Bad Argument of the Week VI
By Keir Liddle
Politics and science do not really make for the best bedfellows. To put it bluntly, one of these disciplines relies on people admitting their mistakes, refining their ideas and changing their positions in light of evidence, and the other is politics.
Evidence based policy was a term that came to the fore when Labour powered to victory in 1997, with a philosophy of “what matters is what works” – which was all well and good, until it became apparent that (much like previous governments) what was supposed to ‘work’ was what was in their policies, and the scientist’s job was to prove that. Less evidence based policy, and more policy based evidence.
Recently, the “quiet man” of the Tories, Iain Duncan Smith, has made a bit of a howler scientifically, by claiming that children who “witness a lot of abuse”, or whose mothers have “different, multiple partners” will have brains that develop at a “quite different” rate from other children. Now, these are perhaps signs of unstable childhoods, and there has been observed a link between witnessing domestic abuse and future violence – but Duncan Smith’s claim that the brains of these children “develop at a different rate”, and the rather odd and ridiculous claim that their brains are in fact smaller, is at odds with the research he appears to have so woefully misunderstood.
Dr Perry, who runs the respected Child Trauma Academy in Texas, and whose research the quiet man spoke of, said Duncan Smith had “greatly misrepresented” and “distorted” his work. His research assessed the brain development of children who suffered extreme forms of neglect – such as those locked in a basement without human contact – and he said it was wrong to apply the findings to children who have undergone far less severe neglect, such as those from broken homes.
Iain Duncan Smith however went further, claiming that poverty was linked to crime:
In a private speech last week to his thinktank, the Centre for Social Justice, Duncan Smith said neuroscientists had identified “physical signs” of neglect that could indicate a child’s likelihood to commit crime in later life, including “the scale and size and capacity of their brains to be able to deal with challenges”.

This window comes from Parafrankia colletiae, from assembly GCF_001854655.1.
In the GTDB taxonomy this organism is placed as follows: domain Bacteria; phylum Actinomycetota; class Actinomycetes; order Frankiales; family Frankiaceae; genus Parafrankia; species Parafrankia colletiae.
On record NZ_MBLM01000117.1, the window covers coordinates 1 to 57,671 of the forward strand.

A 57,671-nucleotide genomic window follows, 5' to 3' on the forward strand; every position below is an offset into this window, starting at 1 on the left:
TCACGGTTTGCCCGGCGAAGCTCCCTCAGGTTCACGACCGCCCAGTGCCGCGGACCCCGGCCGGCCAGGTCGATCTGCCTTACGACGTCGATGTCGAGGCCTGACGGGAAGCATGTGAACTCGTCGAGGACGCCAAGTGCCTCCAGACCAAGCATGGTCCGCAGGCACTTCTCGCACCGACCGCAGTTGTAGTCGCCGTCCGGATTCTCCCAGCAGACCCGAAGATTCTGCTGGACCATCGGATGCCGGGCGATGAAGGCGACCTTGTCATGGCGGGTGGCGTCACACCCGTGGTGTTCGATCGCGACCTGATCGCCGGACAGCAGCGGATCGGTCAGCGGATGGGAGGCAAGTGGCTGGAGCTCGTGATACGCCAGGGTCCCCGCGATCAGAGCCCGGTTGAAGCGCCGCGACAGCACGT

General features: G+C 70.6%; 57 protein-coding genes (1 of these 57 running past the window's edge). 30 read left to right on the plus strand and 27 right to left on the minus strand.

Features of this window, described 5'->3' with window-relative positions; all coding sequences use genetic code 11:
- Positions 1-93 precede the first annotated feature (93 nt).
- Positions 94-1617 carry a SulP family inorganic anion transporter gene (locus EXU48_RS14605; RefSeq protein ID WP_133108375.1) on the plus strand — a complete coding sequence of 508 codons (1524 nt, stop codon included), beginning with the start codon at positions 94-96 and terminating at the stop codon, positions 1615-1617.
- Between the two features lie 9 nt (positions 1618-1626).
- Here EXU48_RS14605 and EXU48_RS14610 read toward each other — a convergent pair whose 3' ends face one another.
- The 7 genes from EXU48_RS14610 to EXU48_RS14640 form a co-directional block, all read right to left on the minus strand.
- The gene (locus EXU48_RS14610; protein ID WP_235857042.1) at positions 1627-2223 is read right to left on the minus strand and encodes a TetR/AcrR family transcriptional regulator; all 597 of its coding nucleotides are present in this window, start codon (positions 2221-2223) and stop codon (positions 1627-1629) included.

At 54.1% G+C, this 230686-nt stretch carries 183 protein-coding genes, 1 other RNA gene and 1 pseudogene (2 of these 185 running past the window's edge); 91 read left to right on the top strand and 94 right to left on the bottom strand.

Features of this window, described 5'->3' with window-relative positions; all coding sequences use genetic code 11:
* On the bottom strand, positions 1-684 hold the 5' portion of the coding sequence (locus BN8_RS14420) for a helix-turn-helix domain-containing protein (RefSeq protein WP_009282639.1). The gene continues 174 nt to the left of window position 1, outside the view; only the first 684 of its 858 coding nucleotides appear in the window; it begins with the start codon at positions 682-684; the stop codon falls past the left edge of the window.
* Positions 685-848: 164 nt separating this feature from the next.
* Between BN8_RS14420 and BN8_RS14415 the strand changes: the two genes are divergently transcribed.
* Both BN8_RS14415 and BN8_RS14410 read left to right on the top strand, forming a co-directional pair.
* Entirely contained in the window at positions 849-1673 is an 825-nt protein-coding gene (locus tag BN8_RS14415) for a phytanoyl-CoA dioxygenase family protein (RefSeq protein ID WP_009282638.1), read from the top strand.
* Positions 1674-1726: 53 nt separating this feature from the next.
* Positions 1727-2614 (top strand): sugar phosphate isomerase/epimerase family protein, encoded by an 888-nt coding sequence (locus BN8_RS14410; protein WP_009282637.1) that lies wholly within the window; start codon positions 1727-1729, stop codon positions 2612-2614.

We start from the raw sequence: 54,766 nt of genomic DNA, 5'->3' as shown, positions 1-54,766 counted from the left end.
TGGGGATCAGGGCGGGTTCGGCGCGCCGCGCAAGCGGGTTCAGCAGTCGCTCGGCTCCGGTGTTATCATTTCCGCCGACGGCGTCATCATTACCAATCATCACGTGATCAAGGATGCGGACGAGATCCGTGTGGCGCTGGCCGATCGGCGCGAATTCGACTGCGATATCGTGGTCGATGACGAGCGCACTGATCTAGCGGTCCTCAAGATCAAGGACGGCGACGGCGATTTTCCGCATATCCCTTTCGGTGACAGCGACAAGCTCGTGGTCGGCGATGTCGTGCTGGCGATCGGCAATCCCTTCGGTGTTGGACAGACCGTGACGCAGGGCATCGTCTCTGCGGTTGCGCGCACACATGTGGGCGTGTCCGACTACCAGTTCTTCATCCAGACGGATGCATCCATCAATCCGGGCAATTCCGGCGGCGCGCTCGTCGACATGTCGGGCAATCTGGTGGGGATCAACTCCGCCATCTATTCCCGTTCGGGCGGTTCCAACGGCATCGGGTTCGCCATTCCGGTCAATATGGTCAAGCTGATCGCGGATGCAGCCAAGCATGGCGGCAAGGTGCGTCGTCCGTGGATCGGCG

Dr Perry, when he saw a transcript of Duncan Smith’s comments, concluded that they were an “oversimplification” that “greatly misrepresents the way we would explain the impact of neglect or trauma on the developing brain”. He added: “to oversimplify this way is, essentially, to distort”.
“I do believe that overstating and misunderstanding the neurobiology can lead to confusion, anger, distortion and potentially to bad policy,” he said, adding that the claims appeared to be “a terrible distraction from the important issues related to the need to create family friendly, and developmentally informed policy that is aware and informed about the importance of early childhood and brain development”.
So we award this week’s bad argument award to Iain Duncan Smith for misunderstanding that evidence based policy should mean you base policies on evidence, not interpret evidence in light of policy. His prize, should he wish to claim it, will be a copy of “Mind Myths: Exploring Popular Assumptions About the Mind and Brain“, edited by Sergio Della Sala, which should put him right on a few things.
Unfortunately, it’s not just IDS who misunderstands and misrepresents science in politics. A lack of understanding of evidence and the scientific method seems endemic among our political representation. But are all MPs that bad? How do we know who is good on science, and who is among the woefully woeful?
One way would be to check out Science vote, the blog and twitter hashtag, and Skeptical voter who are aiming to make science an election issue (important with the looming threat of cuts) and discover which MPs are good on science and skeptical issues, and which are, well, bad.
We encourage you to do both before the time comes to hit the polling booths in May!